Top to bottom--Fossil leaves from the upper Eocene La Porte Tuff, secured from an abandoned hydraulic gold mine in the vicinity of La Porte, Sierra Nevada, California. Top and middle--Quercus nevadensis: The Eocene equivalent of the extant Lithocarpus corneus var. hainanensis, native to China (southern Fujian, Guangdong, Guangxi, southern Guizhou, Hainan, southern Hunan and eastern Yunnan), Vietnam (northeast), and Taiwan; prefers elevations below 3.200 feet along sunny mountain slopes and drier areas in evergreen forests.
Bottom--Petrea rotunda: The Eocene variety of Petrea volubilis, a vine in the Verbenaceae family; common names include purple wreath, queen's wreath, sandpaper vine, and nilmani. Native to Belize, Bolivia, Brazil (North, Northeast, South, Southeast, and West-Central), Cayman Is., Colombia, Costa Rica, Cuba, Dominican Republic, Ecuador, El Salvador, Florida, French Guiana, Guatemala, Guyana, Haiti, Honduras, Jamaica, Leeward Is., Mexico (Central, Gulf, Northeast, Southeast, and Southwest), Nicaragua, Panamá, Paraguay, Peru, Puerto Rico, Suriname, Trinidad-Tobago, Venezuela, Windward Is.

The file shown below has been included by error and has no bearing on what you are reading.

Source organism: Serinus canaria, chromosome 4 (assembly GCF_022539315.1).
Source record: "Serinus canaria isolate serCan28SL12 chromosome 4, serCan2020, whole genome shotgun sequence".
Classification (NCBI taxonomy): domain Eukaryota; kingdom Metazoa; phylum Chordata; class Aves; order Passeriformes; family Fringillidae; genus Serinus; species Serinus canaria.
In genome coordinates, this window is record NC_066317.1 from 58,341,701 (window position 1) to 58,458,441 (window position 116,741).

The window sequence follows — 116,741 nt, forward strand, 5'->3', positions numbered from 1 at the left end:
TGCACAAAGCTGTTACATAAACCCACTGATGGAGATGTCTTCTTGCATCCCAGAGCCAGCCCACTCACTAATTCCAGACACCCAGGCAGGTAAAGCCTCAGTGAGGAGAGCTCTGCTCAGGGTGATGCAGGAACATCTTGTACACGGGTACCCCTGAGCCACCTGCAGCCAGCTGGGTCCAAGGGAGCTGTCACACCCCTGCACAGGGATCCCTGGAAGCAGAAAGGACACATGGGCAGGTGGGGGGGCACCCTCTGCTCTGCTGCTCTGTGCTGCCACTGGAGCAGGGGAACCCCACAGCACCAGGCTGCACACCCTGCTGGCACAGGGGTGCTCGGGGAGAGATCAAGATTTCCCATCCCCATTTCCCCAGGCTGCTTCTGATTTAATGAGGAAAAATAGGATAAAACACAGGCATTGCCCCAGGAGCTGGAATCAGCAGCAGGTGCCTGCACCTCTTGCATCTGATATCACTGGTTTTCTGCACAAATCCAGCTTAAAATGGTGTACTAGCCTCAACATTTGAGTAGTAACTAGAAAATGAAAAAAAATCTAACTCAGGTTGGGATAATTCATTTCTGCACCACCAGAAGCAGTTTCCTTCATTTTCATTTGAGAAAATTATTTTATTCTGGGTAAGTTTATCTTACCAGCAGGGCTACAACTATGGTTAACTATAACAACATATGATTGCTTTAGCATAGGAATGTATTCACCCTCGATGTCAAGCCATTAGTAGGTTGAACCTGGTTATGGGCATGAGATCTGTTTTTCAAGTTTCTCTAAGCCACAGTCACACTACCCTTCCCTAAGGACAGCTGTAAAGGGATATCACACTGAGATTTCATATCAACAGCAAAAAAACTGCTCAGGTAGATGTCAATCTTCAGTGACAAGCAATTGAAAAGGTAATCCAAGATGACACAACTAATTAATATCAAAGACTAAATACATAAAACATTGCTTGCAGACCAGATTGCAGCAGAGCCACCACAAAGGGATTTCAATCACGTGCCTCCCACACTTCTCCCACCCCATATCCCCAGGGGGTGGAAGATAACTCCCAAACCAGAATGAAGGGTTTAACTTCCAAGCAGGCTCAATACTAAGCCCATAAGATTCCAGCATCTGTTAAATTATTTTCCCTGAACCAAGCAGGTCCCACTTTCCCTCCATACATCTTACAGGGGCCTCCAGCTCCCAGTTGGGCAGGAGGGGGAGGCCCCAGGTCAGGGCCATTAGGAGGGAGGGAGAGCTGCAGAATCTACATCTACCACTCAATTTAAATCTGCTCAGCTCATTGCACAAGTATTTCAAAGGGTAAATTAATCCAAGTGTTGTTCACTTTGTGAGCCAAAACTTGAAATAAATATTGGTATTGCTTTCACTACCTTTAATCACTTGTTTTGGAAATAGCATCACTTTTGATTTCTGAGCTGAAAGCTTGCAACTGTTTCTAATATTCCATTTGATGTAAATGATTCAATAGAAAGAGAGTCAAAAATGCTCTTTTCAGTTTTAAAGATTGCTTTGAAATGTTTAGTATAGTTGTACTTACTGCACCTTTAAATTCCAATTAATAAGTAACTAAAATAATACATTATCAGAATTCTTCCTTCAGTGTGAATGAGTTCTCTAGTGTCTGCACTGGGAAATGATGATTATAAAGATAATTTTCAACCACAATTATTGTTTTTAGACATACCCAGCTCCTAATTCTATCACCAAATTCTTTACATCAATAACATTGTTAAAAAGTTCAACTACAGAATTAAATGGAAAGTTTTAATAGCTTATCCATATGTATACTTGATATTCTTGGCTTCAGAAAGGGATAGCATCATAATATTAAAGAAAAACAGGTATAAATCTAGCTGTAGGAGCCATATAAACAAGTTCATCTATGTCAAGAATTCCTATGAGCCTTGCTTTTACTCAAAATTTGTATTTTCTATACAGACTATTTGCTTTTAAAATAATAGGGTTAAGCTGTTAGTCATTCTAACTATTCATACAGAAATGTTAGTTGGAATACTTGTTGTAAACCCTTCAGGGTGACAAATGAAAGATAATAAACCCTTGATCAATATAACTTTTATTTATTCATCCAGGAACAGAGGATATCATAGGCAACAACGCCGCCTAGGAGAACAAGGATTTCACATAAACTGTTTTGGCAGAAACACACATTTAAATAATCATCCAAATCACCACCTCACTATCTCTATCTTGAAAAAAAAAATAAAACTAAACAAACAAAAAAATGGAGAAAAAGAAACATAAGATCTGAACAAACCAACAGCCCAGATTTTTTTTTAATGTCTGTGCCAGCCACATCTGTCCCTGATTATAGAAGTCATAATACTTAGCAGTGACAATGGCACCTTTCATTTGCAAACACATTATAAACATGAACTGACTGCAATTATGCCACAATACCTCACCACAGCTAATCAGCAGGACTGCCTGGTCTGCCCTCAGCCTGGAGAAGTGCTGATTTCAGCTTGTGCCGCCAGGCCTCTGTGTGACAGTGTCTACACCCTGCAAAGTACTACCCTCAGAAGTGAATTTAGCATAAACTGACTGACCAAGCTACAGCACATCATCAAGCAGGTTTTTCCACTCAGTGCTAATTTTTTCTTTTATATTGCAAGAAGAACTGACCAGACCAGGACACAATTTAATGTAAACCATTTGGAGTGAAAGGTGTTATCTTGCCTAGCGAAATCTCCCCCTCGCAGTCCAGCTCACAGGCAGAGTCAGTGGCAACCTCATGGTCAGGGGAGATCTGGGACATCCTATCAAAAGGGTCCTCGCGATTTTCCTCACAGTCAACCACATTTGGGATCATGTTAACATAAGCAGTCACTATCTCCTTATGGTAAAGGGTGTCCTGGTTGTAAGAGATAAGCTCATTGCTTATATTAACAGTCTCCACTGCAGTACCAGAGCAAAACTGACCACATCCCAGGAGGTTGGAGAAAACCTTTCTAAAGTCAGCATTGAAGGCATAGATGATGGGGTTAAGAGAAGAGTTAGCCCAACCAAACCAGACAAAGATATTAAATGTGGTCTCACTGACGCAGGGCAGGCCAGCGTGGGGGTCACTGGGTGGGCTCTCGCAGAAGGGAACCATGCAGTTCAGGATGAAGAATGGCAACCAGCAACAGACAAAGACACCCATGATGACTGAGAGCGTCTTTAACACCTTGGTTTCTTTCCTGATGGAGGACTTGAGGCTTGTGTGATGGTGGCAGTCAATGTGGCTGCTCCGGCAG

Photographs courtesy Susan S. Potbury, from her publication The La Porte Flora Of Plumas County, California, originally issued November 25, 1935; contained in Carnegie Institute of Washington Publication 465, 1937, Eocene Flora Of Western America. I edited and processed the images through photoshop; adding thr green border, for one.
Note--Always check with the US Forest Service to determine if unauthorized fossil collecting is allowed at the La Porte locality.